I changed my students' roles a little since the first Skype session.  During our second Mystery Skype, I allowed every child to come to the webcam and ask/answer a question--that was just too confusing and I wouldn't recommend it!  During our third Skype call, I designated three inquirers; this ended up being perfect for our group, so we stuck with that for the rest of the sessions.  My three kiddos would rotate and take turns asking questions.  My third inquirer also acted as a "runner."  It has worked well.
Here are our current rules, roles, and routine(s):

Skype Rules:
  • Listen carefully.  Whisper only.  Do NOT talk while the other class is talking or while someone from our class is asking a question.
  • Stay in your designated area and work on your specified assignment.
  • Keep track of clues.
  • Create possible questions.
  • Be polite when speaking to each other and the other class.  Always reflect Christ.
Skype Roles:
  • Greeter
  • Scribe (will write information/clues on the dry erase board)
  • Inquirers (will ask questions of the other class)
  • Photographer
  • Think Tank (will use maps/atlases)
  • Google Mappers (will use iPads or BYOD)
  • Computer Mappers (will use the classroom computer)
  • Closer (will end the call politely)
  • Mathematician (will use MapQuest to find distance between our locations)
Skype Routine:
  • Find the country/state or province/city of the other classroom by asking only YES/NO questions.  A "YES" answer allows the class to ask a follow-up YES/NO question.  A "NO" answer gives the opposing group the chance to ask a question.  (FYI, sometimes we didn't use the follow-up question format...the students would decide on that when the call began).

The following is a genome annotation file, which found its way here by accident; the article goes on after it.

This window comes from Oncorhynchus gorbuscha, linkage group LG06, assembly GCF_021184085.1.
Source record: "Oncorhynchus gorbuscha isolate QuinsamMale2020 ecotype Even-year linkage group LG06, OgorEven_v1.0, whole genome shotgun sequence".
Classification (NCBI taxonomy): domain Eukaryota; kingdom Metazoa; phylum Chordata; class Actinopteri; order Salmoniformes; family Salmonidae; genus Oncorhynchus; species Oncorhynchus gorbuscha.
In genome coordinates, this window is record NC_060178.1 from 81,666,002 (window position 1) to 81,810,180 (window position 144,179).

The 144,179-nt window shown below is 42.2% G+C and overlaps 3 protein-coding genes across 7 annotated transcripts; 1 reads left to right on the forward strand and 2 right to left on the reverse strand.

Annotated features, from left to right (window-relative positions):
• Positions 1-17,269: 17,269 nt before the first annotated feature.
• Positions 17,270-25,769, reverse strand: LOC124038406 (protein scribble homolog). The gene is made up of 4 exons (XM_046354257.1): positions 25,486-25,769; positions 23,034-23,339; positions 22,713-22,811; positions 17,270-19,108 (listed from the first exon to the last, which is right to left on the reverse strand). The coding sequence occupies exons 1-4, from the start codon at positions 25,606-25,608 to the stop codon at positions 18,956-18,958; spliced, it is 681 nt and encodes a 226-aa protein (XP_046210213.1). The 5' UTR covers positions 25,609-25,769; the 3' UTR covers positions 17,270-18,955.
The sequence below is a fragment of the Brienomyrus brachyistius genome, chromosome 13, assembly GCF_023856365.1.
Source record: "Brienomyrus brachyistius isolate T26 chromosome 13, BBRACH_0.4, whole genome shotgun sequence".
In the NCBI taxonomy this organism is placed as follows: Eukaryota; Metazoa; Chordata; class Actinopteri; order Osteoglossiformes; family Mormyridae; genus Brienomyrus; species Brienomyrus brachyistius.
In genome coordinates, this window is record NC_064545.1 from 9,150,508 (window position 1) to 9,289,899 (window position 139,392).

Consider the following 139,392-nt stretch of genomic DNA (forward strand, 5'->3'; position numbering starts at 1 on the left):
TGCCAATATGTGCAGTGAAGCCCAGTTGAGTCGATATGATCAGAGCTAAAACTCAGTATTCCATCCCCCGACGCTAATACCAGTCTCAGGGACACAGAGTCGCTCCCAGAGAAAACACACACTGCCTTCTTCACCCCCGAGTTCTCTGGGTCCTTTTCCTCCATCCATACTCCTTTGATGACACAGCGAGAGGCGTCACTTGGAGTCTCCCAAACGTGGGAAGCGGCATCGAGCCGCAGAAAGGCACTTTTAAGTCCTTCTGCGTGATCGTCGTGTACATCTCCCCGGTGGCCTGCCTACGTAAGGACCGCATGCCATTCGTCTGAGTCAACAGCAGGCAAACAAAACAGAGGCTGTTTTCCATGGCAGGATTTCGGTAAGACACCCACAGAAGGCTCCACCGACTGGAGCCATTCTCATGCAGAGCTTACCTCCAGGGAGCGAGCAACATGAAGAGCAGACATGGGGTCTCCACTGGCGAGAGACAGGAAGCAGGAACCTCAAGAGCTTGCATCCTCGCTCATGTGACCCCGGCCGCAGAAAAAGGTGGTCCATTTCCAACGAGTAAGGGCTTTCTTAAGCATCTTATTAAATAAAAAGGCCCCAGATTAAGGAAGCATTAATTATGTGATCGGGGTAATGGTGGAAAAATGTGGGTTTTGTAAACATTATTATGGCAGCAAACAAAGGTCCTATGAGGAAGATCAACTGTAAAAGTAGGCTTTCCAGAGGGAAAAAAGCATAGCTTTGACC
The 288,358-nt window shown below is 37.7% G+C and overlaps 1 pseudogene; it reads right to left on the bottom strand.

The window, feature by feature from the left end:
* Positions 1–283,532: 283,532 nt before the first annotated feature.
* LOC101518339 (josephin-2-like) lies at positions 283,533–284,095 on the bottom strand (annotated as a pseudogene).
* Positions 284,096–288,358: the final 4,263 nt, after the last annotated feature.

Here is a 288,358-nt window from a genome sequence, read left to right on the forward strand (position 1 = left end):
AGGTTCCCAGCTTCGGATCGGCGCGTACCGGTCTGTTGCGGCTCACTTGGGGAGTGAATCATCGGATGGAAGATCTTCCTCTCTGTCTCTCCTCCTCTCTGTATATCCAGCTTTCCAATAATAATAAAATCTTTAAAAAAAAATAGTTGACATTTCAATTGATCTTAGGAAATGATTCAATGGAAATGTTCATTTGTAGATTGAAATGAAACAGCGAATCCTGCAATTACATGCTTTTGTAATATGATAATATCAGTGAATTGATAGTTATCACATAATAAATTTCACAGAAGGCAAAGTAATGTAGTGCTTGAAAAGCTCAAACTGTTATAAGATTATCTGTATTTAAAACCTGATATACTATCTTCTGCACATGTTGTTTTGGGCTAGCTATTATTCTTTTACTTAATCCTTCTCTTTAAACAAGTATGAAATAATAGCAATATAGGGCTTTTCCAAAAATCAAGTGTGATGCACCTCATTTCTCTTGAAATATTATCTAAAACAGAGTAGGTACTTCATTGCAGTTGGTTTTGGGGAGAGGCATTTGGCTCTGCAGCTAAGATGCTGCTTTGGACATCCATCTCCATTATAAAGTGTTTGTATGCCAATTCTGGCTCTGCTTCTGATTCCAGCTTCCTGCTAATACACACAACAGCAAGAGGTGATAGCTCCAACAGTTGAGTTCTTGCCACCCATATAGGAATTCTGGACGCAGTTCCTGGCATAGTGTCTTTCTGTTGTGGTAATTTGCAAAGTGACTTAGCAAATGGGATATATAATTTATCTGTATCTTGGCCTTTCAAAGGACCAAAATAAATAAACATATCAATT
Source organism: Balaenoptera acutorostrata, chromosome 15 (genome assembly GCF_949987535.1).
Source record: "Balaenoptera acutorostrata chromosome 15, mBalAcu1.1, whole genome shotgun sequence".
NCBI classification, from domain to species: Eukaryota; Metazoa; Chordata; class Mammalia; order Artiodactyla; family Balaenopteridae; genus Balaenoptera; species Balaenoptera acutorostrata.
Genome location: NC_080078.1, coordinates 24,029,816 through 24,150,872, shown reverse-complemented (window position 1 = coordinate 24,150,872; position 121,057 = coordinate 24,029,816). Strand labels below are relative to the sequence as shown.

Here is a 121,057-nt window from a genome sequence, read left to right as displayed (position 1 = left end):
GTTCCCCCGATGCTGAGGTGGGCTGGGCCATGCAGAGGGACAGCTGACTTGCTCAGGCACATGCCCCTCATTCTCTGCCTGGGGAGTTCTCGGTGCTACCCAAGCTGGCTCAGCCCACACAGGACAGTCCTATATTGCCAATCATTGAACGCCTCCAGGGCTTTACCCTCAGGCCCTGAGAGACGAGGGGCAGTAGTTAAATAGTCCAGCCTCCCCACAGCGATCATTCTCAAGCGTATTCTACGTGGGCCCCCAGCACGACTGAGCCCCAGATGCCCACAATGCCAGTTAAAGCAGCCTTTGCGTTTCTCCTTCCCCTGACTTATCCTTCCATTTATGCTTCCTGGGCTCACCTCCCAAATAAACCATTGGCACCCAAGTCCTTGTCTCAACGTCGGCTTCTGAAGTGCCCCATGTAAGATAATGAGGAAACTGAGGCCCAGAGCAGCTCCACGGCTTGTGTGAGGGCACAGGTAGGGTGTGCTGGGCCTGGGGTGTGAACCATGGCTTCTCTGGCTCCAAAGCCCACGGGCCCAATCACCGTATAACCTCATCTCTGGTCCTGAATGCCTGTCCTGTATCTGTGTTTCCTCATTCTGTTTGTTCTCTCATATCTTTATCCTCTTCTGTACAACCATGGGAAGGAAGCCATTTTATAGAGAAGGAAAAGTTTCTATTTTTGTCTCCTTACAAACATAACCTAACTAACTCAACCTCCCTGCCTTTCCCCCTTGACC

• The runner could clearly see guesses and possible questions; no one was calling out. 
Cute picture we snapped from @KatyGartside's class!
We loved the idea so much, we used a "We Are Thinking" sign in our next Mystery Skype call. 
Possible Questions/Clues:
The students came up with these and we just posted them on the board during our Skype calls.
Finally, here are my goals for the students, along with a list of pre-requisites for Mystery Skype.  Also, I'll include a list of post-call activities. 
Mystery Skype Goals:
  • Practice geography skills (authentic experiences bring learning to life for students)
  • Improve communication skills
  • Develop good questions
  • Work together to accomplish a goal
  • Make connections with other students across the globe (overcome geographic boundaries)
  • Practice computer search skills
  • Collect data and use deductive reasoning
  • Become reflective
  • Students will need to know facts about their state/city/school and be able to answer questions on those topics
  • Students will need to know how to read a map/atlas
  • Students will need to know how to conduct online searches and be able to assess a website for credibility
  • Students need to be able to use Google Maps and Google Earth
  • Students need to know how to conduct themselves in a group (e.g. etiquette/tact, listening skills, communication skills, etc.)
  • Students will formulate questions to ask of the other class
  • Students will need to be able to conduct an interview
  • Students will need to be able to use a digital camera to make image or video recordings
  • Students will need to have taken part in a simulated Mystery Skype with the classroom teacher
Post-call Activities: